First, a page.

Proust's Duchess: How Three Celebrated Women Captured the Imagination of Fin-de-Siècle Paris (Paperback)
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From the author of the acclaimed Queen of Fashion--a brilliant look at the glittering world of turn-of-the-century Paris through the first in-depth study of the three women Proust used to create his supreme fictional character, the Duchesse de Guermantes.
Geneviève Halévy Bizet Straus; Laure de Sade, Comtesse de Adhéaume de Chevigné; and Élisabeth de Riquet de Caraman-Chimay, the Comtesse Greffulhe--these were the three superstars of fin-de-siècle Parisian high society who, as Caroline Weber says, "transformed themselves, and were transformed by those around them, into living legends: paragons of elegance, nobility, and style." All well but unhappily married, these women sought freedom and fulfillment by reinventing themselves, between the 1870s and 1890s, as icons. At their fabled salons, they inspired the creativity of several generations of writers, visual artists, composers, designers, and journalists. Against a rich historical backdrop, Weber takes the reader into these women's daily lives of masked balls, hunts, dinners, court visits, nights at the opera or theater. But we see as well the loneliness, rigid social rules, and loveless, arranged marriages that constricted these women's lives. Proust, as a twenty-year-old law student in 1892, would worship them from afar, and later meet them and create his celebrated composite character for The Remembrance of Things Past.
About the Author
Caroline Weber is a professor of French and Comparative Literature at Barnard College, Columbia University; she has also taught at the University of Pennsylvania and Princeton. She is the author of Queen of Fashion: What Marie-Antoinette Wore to the Revolution (2006). She has written for The New York Times, The New York Times Book Review, Financial Times, London Review of Books, The Wall Street Journal, and New York magazine. She lives in New York City.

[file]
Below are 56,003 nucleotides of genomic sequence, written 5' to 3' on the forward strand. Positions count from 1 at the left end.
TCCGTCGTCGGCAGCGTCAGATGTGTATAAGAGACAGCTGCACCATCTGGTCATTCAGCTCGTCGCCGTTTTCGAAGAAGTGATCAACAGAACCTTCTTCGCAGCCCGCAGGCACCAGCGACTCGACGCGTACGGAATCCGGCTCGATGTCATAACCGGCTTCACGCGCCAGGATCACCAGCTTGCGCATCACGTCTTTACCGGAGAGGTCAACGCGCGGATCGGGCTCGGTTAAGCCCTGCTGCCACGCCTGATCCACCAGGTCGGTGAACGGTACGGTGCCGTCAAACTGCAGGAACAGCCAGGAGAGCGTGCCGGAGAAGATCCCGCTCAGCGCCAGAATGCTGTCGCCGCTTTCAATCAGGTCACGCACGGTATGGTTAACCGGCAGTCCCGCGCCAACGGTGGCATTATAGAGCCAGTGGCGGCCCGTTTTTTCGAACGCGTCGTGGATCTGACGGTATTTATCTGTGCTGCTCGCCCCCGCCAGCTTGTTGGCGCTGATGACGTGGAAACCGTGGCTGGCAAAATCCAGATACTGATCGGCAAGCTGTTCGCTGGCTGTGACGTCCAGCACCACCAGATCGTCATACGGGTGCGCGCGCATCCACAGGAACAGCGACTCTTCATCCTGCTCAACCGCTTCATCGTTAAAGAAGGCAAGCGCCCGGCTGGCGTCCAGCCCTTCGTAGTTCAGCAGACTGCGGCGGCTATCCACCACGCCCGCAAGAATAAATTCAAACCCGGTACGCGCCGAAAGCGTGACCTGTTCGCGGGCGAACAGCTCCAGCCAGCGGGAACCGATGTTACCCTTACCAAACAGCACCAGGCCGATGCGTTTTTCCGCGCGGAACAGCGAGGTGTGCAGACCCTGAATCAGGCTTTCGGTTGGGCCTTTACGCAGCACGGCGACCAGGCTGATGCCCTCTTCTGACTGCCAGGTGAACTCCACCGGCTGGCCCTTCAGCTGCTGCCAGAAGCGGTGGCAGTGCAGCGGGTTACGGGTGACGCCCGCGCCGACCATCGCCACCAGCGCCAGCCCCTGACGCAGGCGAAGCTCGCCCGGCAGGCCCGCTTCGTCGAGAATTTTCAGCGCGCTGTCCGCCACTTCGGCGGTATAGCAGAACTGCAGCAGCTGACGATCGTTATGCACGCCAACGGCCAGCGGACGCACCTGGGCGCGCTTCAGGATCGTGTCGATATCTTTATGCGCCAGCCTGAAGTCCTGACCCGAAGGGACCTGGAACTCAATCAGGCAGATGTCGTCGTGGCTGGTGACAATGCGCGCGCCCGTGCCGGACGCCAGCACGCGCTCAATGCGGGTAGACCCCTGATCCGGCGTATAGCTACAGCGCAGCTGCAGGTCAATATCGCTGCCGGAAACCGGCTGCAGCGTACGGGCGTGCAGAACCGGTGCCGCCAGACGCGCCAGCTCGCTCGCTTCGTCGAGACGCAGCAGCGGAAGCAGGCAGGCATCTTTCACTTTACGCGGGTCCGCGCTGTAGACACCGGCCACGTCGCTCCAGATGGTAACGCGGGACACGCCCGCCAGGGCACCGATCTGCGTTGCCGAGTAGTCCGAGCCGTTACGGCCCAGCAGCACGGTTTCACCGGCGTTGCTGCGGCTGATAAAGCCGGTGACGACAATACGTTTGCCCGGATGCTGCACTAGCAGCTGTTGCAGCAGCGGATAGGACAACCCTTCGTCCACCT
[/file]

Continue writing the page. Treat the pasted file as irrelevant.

PULITZER PRIZE FINALIST
“Rich with intimate details of [their] extraordinary lives. . . . Weber has done a remarkable job of bringing to life a world of culture, glamour and privilege.” —The Wall Street Journal
“Extraordinary. . . . Not only a serious work of scholarship but also a riveting triple biography of three rebellious women . . . the first ‘it’ girls, reinventing themselves as celebrities long before Instagram.” —Condé Nast Traveler
“Engrossing and intelligent. . . . Skillfully guides readers through the heyday of fin-de-siècle France, unveiling its beauty and elegance, its cleverness and charm, but also its contradictions and inequities, its cruelty and wretchedness. . . . Both a delicious guilty-pleasure read and a penetrating, clear-sighted piece of literary commentary.” —The Yale Review
“Beguiling. . . . Sumptuous. . . . Weber has succeeded much as [Proust] did in bringing that lost time back to glorious life.” —Elaine Showalter, The New York Times
“A brilliant study. . . . Social history at its richest. It is also very, very funny.” —Edmund White, TheTimes Literary Supplement, Best Books of the Year
“Exhaustive, engaging, brilliantly researched. . . . A book that throws considerable light on Proust’s method. . . . In this artificial world, with all its flickering shadows, Proust watched as through glass, while the duchesses and their guests paraded inside, under the illusion somehow that they were fully real.” —Colm Tóibín, The New York Review of Books
“Dazzlingly well researched and compulsively readable.” —Vogue